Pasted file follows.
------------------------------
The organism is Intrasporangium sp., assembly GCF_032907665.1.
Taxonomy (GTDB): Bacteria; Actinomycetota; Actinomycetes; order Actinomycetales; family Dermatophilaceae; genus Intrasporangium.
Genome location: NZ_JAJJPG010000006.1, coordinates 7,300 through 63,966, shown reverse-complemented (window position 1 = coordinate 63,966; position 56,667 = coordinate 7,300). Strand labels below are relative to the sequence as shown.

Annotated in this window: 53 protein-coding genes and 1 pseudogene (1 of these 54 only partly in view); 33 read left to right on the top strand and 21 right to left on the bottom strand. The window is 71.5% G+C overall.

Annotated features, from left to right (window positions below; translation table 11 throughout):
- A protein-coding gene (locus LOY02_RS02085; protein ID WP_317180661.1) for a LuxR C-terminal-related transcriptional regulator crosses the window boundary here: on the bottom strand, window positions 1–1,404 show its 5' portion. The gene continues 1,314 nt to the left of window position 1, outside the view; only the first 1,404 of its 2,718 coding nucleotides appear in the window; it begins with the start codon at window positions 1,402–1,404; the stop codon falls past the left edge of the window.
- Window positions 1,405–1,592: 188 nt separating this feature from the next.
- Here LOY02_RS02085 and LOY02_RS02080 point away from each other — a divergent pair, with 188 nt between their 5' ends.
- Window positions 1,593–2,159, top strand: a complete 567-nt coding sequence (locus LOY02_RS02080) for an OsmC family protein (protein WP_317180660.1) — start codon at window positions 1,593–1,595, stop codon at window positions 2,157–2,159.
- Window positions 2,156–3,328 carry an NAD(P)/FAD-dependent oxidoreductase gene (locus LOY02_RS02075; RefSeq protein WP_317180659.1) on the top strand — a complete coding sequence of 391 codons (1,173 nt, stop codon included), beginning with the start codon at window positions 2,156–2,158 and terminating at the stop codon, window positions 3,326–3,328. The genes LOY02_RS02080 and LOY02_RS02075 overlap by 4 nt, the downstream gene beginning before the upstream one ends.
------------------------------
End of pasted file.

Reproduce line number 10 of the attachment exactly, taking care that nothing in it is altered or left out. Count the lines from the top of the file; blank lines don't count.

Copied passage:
- Window positions 2,156–3,328 carry an NAD(P)/FAD-dependent oxidoreductase gene (locus LOY02_RS02075; RefSeq protein WP_317180659.1) on the top strand — a complete coding sequence of 391 codons (1,173 nt, stop codon included), beginning with the start codon at window positions 2,156–2,158 and terminating at the stop codon, window positions 3,326–3,328. The genes LOY02_RS02080 and LOY02_RS02075 overlap by 4 nt, the downstream gene beginning before the upstream one ends.